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Perry: No. 1 issue is how city manages tax dollars
Mayor hopeful Carlon Perry, right, talks with friend and former business partner Tim Drake outside of Drake’s Village Sandwich Shop in downtown Manteca. - photo by HIME ROMERO
Money – and how it is managed by municipal leaders – is the No. 1 issue in the Nov. 2 mayor’s race as far as Carlon Perry is concerned.

Perry concedes there are other issues running the gamut from public safety and gang violence to downtown’s future and what he believes are excessive salaries at the top management levels at City Hall. But Perry noted none of those can be addressed adequately without “a sensible approach” to how the city spends the taxpayers’ resources.

Perry is one of four hopefuls seeking the mayor’s post in the Nov. 2 election. The others are incumbent Willie Weatherford, council member Debby Moorhead, and retired Manteca municipal planner Ben Cantu.

Perry notes that the structured deficit that resulted in gaps of $11.4 million that had to be covered last fiscal year and $3.8 million in the current fiscal year by spending down reserves “just didn’t sneak up” on city leaders.

It is something that has been pointed out for over a decade by municipal staff including during his 10-year stint on the council that included a four-year term as mayor before Weatherford defeated him in 2002.

“It (the structured deficit) was the downfall of (former city manager) Bob Adams,” Perry said.

Adams, after being replaced by Steve Pinkerton two years ago, was hired by Vallejo to help steer that Bay Area city through bankruptcy.

Perry noted that he ultimately never voted for a municipal budget during his tenure on the council because he was not willing to have his stamp of approval on a spending plan that acknowledged a deficit was accumulating and not having a plan to deal with it.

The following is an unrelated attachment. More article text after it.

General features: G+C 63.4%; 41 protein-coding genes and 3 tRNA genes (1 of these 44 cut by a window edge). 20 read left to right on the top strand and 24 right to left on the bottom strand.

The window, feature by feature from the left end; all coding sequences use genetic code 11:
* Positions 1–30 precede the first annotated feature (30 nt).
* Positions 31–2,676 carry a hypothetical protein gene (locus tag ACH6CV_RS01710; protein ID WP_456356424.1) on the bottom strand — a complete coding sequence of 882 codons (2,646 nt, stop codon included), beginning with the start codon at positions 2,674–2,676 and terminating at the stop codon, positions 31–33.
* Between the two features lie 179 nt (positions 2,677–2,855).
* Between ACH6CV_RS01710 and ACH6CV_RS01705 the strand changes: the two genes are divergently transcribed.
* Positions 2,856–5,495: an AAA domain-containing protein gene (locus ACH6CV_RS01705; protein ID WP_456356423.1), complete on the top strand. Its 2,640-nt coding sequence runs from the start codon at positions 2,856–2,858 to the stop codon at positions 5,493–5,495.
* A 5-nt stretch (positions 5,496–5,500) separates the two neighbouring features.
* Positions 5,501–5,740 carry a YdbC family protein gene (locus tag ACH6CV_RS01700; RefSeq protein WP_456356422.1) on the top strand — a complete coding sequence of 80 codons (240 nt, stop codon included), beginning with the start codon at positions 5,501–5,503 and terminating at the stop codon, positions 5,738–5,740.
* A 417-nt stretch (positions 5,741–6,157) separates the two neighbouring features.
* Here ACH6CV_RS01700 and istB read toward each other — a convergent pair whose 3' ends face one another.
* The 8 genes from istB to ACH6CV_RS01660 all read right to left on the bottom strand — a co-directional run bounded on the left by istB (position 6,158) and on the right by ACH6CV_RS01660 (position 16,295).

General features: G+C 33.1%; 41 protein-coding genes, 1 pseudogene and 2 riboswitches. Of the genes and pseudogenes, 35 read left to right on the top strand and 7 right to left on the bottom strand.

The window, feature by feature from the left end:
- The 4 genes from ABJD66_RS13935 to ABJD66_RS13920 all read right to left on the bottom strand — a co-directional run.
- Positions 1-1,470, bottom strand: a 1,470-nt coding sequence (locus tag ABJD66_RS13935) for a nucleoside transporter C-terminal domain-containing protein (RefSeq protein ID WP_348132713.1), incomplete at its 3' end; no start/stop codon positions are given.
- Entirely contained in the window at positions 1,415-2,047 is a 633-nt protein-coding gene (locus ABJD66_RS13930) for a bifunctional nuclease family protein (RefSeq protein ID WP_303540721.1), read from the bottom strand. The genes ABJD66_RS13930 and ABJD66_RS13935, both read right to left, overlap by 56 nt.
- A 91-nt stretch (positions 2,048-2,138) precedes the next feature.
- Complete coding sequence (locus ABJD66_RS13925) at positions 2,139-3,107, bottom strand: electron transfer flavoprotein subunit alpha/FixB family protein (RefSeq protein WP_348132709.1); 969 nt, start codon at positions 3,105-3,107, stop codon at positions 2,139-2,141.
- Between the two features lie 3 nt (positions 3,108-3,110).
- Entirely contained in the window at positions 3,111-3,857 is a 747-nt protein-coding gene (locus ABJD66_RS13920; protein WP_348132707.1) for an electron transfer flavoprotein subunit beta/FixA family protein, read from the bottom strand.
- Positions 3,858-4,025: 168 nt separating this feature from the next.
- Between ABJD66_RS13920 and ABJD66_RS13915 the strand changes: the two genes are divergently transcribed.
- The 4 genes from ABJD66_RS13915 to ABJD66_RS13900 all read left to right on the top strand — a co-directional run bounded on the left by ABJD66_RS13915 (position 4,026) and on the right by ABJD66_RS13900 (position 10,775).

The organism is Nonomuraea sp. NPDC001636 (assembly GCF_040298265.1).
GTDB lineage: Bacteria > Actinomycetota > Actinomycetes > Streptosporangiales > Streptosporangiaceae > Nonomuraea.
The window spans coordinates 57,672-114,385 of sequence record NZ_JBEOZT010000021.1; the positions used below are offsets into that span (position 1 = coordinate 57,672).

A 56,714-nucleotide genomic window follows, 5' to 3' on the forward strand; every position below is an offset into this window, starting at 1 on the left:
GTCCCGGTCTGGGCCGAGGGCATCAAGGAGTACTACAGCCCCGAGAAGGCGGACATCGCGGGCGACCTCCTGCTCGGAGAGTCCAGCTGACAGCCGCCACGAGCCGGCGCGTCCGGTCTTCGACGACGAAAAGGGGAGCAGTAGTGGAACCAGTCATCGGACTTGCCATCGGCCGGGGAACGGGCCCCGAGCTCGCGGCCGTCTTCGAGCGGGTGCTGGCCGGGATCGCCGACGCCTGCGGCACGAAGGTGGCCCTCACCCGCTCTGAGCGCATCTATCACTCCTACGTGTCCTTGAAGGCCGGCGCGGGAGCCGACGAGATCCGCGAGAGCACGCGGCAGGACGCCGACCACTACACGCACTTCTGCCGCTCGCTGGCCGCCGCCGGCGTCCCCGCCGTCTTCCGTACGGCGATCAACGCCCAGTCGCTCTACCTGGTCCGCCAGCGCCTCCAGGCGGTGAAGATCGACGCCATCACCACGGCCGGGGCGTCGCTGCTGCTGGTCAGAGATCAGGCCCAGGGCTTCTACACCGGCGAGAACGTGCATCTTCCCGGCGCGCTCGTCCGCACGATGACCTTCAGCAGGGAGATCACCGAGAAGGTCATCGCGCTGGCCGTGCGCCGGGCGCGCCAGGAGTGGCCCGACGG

And it is the fact the city failed to deal with the deficit before the economy soured that prompted Perry to get back into city politics after an eight-year hiatus.

Perry, who says he means no disrespect for the current council and mayor, believes part of the problem is their backgrounds. Three either worked in the public sector or are currently earning a government paycheck. Weatherford is a retired police chief, John Harris a retired probation officer, and Vince Hernandez is an employee with the San Joaquin County Office of Education.

“They have never had to sign the front of a check like a businessman has to do,” Perry noted. “They’ve just signed the back of a check.”

Perry has a number of years of business experience mostly in newspaper publishing.

Perry said the election should be about being the best possible guardian of the taxpayer’s money.

He isn’t anti-government but simply believes government should do the things that people can’t provide for themsleves as individuals such as public safety, wastewater treatment, drinking water, garbage collection, as well as streets and such.

And even though he was the point man leading the charge on the council for a number of years to try an block the Big League Dreams partnership Manteca entered into, Perry said now that it is in place everybody - including himself - has an obligation to make sure it works.

He has brought up one issue that no other candidate has to date - the salaries of the city’s top officials.

“The salaries of top management are out of line,” Perry said, noting the city manager makes $200,000, the assistant city manager $180,000, and the city clerk $165,000.

Perry emphasized that he had no qualms of what rank-and-file municipal workers are paid and added that many may be underpaid in relation to the top management salaries.